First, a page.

I was described as a walking miracle
4th May 2022
It was after the birth of her first child at only age 21 when Tamron learned she had peritoneal mesothelioma – a rare but deadly type of cancer. After being told she might only have a year to live, 15 years on Tamron wants to inspire others with hope.
“When the doctor told me that I had cancer, I looked at my husband and then my mum. Their facial expressions were like somebody had just taken the life out of them. The hospital wanted me to stay overnight but I wanted to go home and see my son. That's all I was thinking about.”
I met my husband at college in North Carolina and I was 21 when we found out that we were going to have a baby. I was really sick during my pregnancy – I had a lot of stomach pain, and my haemoglobin was low. No matter how many iron pills I took, it wasn’t getting better.
During an appointment to find out the sex of our baby, the ultrasound technician kept moving around a certain spot – it made me think, ‘are there two in there?’. After being told the exciting news that we were having a boy, the technician said that she saw something and referred me to another part of the hospital to check it out. During an examination, I was told that I had a fibroid tumour - I didn't know what this was, and I Googled it.
“The staff were calm and said as I was a young woman, I didn’t have to worry about anything, and they would keep an eye on it.”
Our gorgeous son Caleb was born on January the 21st 2007, and thankfully he was healthy and happy. The hospital was going to keep an eye on the tumour and I was prescribed birth control as that could help shrink it.
Unfortunately, at a repeat ultrasound we discovered my tumour was getting larger, almost the size of a golf ball. I had a laparoscopy to remove it. After surgery - I remember this day like it was yesterday - I was in the recovery room with my husband, my mum, and my aunt when I was told I had peritoneal mesothelioma; a type of cancer that attacks the lining of the abdomen.
“All I heard was cancer during that moment. I couldn’t process it.”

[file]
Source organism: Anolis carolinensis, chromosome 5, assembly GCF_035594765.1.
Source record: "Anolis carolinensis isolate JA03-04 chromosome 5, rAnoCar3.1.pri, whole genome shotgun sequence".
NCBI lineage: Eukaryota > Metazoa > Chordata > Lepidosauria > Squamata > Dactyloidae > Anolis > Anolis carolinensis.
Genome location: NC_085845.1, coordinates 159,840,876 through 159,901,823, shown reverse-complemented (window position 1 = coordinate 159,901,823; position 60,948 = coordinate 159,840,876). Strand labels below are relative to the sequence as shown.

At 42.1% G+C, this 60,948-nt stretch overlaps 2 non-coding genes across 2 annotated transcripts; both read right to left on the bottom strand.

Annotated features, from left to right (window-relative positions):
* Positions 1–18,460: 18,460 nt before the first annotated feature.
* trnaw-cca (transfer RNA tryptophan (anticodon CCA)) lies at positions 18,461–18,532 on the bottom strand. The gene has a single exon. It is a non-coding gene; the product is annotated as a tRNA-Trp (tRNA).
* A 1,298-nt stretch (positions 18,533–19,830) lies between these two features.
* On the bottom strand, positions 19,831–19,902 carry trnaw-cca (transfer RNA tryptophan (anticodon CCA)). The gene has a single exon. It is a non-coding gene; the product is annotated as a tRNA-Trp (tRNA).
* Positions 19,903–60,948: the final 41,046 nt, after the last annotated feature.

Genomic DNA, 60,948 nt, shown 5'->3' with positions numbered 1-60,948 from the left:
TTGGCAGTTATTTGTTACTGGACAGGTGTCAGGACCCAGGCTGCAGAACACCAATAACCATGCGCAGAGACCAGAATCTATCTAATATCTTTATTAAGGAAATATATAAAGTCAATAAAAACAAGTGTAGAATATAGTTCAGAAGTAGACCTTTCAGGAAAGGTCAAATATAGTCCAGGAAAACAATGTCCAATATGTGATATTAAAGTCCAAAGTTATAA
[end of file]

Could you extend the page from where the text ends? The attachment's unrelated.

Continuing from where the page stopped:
I found a doctor who specialised in this type of cancer, and when we met it felt like I had hope. When he told me about this surgery, and that I would need hyperthermic intraperitoneal chemotherapy alongside it, it just went over my head. I didn’t think about it properly until the day of surgery.
I was the youngest person that he performed the surgery on, and during it, they removed the tumour, alongside a large portion of the lining of my stomach. I was told to be grateful for the one child I had because I wouldn't be able to have any more children.
“So I proved my doctor wrong - I not only had another child two years after the surgery, but I’ve had a further two more! He calls me his miracle patient!”
I remember going to my post-op visit and my doctor saying how well I had done, and that the cancer was gone. Five years after my surgery, I was described as a walking miracle as the five-year survival rate for mesothelioma is just 10%. More often than not, this kind of cancer is found in people who have been exposed to asbestos for long periods in their life. I may not have been your typical peritoneal mesothelioma patient, and that’s OK. Remember the saying, “Don’t judge a book by its cover,” because you never know!
I'm thankful that 15 years after my diagnosis there has been more research into mesothelioma, as well as advances in surgery, making it available to more people because, believe it or not, people are still getting diagnosed with this type of cancer. That’s why it’s so important for me to share my story and support charities, like Worldwide Cancer Research, who strive to start cures for cancer.
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